In my last post, Post-Latke Barszcz / Borscht, I mentioned uszka, or "little ears." These mushroom-stuffed dumplings are the traditional accompaniment to barszcz wigilijny (Christmas Eve borscht).
I have this irrational anxiety about making pasta, so instead of making the dough from scratch, I cheated and used pre-made wonton wrappers, available at any asian market. They're not the same; uszka dough is made with eggs, and is a bit thicker, with a different taste and texture. But you know what? They were still tasty.
If you use wonton skins, remember to keep the stack covered with a damp towel, because otherwise they'll dry out and crack when you try to fold them.
Another similarity between uszka and wontons: they're labor-intensive. Each one uses only a tablespoon of filling, so you're going to be making dozens of them. Invite a few friends or siblings over, put on some music, and make it a group process. (And as long as you've got the help, make a double batch and freeze half of the dumplings for another time.)
Like the barszcz, I made my uszka with the recipe from Polish Cookery, by Marja Ochorowicz-Monatowa. I used a combination of fresh and dried mushrooms, soaking the dried ones in hot water to rehydrate them. If you do this, add the soaking water to your soup — it's full of intense mushroomy flavor.
The filling's quick and easy, and you can make it in advance. Just chop the mushrooms, sauté them in butter or evoo with a diced onion, toss in some breadcrumbs (I used japanese panko, but any type would work), and season with salt and pepper.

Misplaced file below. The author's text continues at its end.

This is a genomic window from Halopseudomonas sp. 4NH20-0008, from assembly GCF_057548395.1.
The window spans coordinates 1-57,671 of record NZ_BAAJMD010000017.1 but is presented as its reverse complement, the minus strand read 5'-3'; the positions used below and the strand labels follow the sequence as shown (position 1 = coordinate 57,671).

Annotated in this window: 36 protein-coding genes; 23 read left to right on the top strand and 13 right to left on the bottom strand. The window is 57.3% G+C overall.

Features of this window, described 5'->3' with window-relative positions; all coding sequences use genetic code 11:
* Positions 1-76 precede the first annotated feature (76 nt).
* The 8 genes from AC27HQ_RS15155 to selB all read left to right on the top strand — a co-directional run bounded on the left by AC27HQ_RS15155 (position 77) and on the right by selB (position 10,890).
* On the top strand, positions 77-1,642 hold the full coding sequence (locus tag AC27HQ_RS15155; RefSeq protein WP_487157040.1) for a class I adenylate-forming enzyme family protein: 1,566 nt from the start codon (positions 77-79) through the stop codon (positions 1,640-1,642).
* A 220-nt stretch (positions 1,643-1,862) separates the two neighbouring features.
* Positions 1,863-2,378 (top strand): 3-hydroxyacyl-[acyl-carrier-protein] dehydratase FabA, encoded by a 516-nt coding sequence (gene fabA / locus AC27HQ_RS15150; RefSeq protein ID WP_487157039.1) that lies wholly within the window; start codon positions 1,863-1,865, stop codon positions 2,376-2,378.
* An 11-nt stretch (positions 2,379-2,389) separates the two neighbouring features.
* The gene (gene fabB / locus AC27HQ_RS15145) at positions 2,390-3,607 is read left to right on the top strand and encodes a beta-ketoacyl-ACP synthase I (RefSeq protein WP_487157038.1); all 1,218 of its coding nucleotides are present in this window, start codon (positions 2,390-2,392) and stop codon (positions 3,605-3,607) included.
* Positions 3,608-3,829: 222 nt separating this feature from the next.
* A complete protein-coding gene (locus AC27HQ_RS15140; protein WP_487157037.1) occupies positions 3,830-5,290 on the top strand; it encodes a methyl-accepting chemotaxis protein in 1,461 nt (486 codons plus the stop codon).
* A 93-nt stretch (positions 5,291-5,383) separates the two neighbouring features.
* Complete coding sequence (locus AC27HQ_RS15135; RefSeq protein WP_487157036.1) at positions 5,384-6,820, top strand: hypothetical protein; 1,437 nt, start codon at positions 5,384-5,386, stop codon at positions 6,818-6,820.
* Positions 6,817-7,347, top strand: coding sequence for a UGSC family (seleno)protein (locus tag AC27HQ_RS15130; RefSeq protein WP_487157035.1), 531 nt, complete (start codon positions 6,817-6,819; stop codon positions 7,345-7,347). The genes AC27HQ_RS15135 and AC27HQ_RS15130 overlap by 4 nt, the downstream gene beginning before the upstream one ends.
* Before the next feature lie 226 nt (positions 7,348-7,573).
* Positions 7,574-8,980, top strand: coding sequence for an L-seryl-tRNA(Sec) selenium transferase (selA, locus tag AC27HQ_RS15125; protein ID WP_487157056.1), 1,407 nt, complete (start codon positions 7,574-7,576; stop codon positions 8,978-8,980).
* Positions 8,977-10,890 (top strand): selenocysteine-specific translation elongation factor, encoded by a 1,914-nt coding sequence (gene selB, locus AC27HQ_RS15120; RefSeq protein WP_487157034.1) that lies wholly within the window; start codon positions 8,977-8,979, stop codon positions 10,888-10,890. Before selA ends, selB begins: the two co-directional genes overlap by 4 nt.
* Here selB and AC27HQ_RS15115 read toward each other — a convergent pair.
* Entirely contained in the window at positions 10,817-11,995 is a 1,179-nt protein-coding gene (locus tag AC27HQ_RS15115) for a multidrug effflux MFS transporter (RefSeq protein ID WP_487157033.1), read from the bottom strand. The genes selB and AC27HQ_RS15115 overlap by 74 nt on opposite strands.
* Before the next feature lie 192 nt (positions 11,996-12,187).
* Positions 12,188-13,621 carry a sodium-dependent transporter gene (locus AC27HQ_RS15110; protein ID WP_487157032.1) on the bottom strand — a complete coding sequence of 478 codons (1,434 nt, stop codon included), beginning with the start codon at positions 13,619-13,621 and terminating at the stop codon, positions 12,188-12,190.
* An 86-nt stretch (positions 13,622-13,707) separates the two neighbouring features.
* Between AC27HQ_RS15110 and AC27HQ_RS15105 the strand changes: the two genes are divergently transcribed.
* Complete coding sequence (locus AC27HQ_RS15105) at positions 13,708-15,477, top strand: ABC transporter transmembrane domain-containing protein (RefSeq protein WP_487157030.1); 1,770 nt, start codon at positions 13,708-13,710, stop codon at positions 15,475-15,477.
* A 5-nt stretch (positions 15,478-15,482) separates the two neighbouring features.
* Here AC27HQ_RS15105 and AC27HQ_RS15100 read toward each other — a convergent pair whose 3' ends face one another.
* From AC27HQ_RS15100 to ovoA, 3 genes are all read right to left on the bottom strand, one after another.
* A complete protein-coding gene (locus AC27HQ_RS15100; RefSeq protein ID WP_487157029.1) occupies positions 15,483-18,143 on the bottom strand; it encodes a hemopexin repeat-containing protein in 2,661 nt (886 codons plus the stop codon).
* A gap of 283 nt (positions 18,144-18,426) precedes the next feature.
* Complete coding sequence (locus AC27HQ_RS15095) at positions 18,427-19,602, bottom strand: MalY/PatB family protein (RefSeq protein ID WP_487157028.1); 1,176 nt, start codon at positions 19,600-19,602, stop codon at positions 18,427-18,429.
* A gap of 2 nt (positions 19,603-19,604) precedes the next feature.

While I used wonton skins, her dough actually sounds fairly simple: 2 cups flour, 1 egg, a few tsp of water. Mix, work until firm, roll out thin, and cut into 3" squares.
To assemble, put a spoonful of mushroom filling in the center of each dough square or wonton wrapper. Moisten the edges with water, then fold in half to form a triangle, and pinch the edges together to seal. Optionally, bring the two side points together, overlapping them slightly, and moisten and pinch them together to seal them. (I did this for the first dozen, then decided it was overkill skipped it for the rest. No one complained.)
These might get crowded if you try to cook them in the soup, so most recipes call for cooking them in batches in a large pot of salted water, then adding them to the soup when you serve it. Tip from my mother-in-law is to simmer them; a rolling boil can make the seams come apart. They're done when they float to the surface. Mine (using wonton skins) took about 3 minutes; the book (using homemade dough) claims they take 20 to 30 minutes. I recommend making a few as a test, while you're assembling the rest.